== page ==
Increased fracture rate in women with breast cancer: a review of the hidden risk
CHU Brugmann, Université Libre de Bruxelles, Brussels, Belgium
BMC Cancer 2011, 11:384 doi:10.1186/1471-2407-11-384Published: 29 August 2011
Women with breast cancer, particularly individuals diagnosed at a relatively early age, have an increased incidence of fractures. Fractures can have serious clinical consequences including the need for major surgery, increased morbidity and mortality, increased cost of disease management, and reduced quality of life for patients. The primary cause of the increased fracture risk appears to be an accelerated decrease in bone mineral density (BMD) resulting from the loss of estrogenic signaling that occurs with most treatments for breast cancer, including aromatase inhibitors. However, factors other than BMD levels alone may influence treatment decisions to reduce fracture risk in this setting. Our purpose is to review current evidence for BMD loss and fracture risk during treatment for breast cancer and discuss pharmacologic means to reduce this risk.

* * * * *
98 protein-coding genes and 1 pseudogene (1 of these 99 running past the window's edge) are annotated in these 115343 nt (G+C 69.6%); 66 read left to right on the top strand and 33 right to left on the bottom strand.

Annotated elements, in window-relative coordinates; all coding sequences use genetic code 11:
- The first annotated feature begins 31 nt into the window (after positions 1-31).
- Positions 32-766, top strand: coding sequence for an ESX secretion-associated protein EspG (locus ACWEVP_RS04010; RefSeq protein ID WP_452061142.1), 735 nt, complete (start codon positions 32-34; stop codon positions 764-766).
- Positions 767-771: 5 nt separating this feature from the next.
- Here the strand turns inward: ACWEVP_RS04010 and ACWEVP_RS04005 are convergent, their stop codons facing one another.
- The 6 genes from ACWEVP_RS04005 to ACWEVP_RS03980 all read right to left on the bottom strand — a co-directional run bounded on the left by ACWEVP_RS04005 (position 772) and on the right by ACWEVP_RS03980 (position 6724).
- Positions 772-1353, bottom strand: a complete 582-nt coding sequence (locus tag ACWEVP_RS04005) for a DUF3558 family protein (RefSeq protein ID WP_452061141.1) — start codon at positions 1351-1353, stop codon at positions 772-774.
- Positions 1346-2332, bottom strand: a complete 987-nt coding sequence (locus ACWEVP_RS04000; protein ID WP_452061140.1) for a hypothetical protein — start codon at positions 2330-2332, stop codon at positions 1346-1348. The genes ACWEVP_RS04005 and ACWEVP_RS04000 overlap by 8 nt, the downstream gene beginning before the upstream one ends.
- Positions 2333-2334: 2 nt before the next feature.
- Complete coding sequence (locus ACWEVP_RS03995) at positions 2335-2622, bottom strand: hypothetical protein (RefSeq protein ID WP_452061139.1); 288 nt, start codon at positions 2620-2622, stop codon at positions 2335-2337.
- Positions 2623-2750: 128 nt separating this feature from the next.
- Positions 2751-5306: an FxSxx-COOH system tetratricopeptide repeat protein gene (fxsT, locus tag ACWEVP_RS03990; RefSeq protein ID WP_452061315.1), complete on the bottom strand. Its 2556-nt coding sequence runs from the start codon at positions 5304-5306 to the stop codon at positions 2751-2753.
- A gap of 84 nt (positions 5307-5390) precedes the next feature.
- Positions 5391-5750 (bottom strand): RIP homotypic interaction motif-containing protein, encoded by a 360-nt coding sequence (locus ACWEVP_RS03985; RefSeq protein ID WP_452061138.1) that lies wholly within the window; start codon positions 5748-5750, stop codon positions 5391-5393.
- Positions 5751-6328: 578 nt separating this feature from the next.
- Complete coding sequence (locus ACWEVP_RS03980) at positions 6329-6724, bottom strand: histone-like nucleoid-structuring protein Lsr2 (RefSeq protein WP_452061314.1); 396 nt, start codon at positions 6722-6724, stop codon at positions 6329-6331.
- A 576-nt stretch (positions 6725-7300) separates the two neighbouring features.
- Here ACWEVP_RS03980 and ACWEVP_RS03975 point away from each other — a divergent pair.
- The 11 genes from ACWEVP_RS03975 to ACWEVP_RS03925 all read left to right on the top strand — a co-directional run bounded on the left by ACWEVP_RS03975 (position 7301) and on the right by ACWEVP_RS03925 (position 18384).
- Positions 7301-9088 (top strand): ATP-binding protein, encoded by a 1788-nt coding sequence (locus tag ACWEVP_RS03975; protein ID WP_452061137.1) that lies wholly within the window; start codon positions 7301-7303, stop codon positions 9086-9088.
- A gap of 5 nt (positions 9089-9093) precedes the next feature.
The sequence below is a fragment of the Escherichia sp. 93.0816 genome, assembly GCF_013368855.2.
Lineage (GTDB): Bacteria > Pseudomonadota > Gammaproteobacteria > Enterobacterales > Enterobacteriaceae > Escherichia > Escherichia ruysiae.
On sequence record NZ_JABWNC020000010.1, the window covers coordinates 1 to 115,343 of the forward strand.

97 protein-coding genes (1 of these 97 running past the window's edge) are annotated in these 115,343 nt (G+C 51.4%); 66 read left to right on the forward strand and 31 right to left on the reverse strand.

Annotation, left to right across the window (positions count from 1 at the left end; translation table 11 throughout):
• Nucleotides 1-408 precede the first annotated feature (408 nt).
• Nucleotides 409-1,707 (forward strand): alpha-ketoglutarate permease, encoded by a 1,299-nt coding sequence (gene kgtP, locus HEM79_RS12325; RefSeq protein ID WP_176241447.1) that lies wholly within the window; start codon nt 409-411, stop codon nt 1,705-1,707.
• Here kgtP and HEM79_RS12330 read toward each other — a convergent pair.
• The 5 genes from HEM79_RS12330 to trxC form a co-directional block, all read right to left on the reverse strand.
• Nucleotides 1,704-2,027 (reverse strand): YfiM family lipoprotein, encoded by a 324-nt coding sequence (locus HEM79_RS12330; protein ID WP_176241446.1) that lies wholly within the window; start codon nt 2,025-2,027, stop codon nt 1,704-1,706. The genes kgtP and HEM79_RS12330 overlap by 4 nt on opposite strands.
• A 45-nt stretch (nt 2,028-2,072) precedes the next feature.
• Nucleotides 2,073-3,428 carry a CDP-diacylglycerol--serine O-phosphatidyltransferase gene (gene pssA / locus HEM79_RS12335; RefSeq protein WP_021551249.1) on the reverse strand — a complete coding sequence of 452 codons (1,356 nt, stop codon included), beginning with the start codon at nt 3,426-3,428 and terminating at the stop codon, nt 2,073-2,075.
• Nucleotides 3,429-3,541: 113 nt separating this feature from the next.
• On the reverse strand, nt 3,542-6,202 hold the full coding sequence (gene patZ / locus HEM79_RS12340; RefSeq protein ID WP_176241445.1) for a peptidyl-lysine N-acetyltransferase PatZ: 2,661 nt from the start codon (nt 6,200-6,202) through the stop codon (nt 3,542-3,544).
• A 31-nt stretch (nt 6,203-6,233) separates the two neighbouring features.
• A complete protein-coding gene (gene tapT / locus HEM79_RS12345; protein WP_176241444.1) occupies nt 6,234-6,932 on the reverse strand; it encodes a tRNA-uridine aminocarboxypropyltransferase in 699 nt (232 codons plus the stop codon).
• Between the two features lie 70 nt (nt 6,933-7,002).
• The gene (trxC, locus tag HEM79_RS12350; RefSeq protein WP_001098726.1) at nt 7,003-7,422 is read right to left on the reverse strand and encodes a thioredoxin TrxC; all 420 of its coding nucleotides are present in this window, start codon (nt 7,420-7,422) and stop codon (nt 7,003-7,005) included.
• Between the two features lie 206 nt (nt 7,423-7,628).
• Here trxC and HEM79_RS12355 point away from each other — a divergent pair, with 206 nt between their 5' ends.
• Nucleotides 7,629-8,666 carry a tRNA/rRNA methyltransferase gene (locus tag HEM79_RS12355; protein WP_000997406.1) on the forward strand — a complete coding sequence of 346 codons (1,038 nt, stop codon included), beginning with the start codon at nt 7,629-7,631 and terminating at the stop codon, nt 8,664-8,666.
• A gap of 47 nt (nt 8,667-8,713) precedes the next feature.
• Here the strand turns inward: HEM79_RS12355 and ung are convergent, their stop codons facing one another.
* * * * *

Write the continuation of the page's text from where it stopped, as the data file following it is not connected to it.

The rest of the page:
Fracture risk during treatment for breast cancer may be influenced by the rate of BMD loss and the consequent rapid alterations in bone microarchitecture, in addition to the established fracture risk factors in postmenopausal osteoporosis. The rapid decrease in BMD during adjuvant chemoendocrine therapy for breast cancer may necessitate more aggressive pharmacotherapy than is indicated for healthy postmenopausal women who develop osteoporosis. Over the last few years, clinical trials have established the effectiveness of bisphosphonates and other antiresorptive agents to preserve BMD during adjuvant therapy for early breast cancer. In addition, some bisphosphonates (eg, zoledronic acid) may also delay disease recurrence in women with hormone-responsive tumors, thereby providing an adjuvant benefit in addition to preserving BMD and potentially preventing fractures.
It is likely that a combined fracture risk assessment (eg, as in the WHO FRAX algorithm) will more accurately identify both women with postmenopausal osteoporosis and women with breast cancer who require bone-protective therapy.